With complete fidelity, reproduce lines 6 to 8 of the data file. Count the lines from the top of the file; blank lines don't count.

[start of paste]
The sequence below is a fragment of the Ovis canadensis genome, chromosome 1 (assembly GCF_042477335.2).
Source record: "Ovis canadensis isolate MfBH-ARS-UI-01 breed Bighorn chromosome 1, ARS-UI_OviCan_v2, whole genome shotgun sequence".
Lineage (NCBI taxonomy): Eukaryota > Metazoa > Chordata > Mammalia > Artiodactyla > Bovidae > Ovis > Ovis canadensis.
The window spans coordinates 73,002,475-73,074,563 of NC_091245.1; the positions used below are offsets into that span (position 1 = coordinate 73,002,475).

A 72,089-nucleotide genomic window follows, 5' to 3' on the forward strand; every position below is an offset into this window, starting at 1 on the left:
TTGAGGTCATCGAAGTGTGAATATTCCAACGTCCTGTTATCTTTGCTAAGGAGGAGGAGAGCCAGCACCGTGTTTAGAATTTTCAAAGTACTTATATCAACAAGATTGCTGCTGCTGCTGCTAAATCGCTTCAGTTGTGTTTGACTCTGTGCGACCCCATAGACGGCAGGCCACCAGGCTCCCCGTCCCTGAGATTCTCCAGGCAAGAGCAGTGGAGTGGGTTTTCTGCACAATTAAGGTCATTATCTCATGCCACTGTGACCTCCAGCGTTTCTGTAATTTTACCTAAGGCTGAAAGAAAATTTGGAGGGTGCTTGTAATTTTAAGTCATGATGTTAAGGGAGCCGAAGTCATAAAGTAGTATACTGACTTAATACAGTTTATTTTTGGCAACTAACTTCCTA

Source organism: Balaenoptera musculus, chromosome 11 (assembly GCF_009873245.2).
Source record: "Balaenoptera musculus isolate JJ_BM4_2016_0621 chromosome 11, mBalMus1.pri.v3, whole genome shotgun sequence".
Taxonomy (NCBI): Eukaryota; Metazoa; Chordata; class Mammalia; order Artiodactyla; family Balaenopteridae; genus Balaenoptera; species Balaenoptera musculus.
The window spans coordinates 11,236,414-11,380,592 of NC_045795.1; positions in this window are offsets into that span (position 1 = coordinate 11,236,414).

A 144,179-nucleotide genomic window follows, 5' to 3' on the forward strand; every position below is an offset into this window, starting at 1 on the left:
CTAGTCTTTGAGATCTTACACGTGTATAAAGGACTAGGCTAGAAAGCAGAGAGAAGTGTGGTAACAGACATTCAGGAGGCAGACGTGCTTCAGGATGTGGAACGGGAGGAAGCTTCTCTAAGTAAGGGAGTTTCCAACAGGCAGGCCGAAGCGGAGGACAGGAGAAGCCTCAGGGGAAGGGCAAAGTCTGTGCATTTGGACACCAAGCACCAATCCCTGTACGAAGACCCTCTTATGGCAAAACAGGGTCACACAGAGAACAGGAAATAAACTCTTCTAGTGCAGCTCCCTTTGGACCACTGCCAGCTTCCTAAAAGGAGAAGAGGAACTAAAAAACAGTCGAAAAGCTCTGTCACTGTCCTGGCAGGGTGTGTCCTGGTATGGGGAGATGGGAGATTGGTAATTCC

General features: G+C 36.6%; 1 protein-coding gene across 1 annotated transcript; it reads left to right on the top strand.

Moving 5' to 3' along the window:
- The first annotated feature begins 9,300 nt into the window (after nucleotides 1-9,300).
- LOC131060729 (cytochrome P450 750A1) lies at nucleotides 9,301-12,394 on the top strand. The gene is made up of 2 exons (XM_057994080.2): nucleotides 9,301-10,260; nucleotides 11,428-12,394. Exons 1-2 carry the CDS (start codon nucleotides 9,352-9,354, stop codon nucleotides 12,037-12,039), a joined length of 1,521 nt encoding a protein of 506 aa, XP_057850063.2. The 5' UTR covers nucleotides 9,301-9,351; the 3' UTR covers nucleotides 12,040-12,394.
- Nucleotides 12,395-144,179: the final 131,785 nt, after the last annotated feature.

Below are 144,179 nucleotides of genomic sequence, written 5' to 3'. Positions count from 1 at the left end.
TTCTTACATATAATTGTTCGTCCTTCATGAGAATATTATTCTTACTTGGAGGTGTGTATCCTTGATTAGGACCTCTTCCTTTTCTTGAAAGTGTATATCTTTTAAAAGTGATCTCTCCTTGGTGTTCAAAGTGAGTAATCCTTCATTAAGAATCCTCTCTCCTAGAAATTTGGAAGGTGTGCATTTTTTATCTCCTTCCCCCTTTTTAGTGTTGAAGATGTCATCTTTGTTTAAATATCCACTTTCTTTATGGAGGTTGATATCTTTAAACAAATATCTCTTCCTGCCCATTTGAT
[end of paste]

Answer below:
TTGAGGTCATCGAAGTGTGAATATTCCAACGTCCTGTTATCTTTGCTAAGGAGGAGGAGAGCCAGCACCGTGTTTAGAATTTTCAAAGTACTTATATCAACAAGATTGCTGCTGCTGCTGCTAAATCGCTTCAGTTGTGTTTGACTCTGTGCGACCCCATAGACGGCAGGCCACCAGGCTCCCCGTCCCTGAGATTCTCCAGGCAAGAGCAGTGGAGTGGGTTTTCTGCACAATTAAGGTCATTATCTCATGCCACTGTGACCTCCAGCGTTTCTGTAATTTTACCTAAGGCTGAAAGAAAATTTGGAGGGTGCTTGTAATTTTAAGTCATGATGTTAAGGGAGCCGAAGTCATAAAGTAGTATACTGACTTAATACAGTTTATTTTTGGCAACTAACTTCCTA

Source organism: Balaenoptera musculus, chromosome 11 (assembly GCF_009873245.2).
Source record: "Balaenoptera musculus isolate JJ_BM4_2016_0621 chromosome 11, mBalMus1.pri.v3, whole genome shotgun sequence".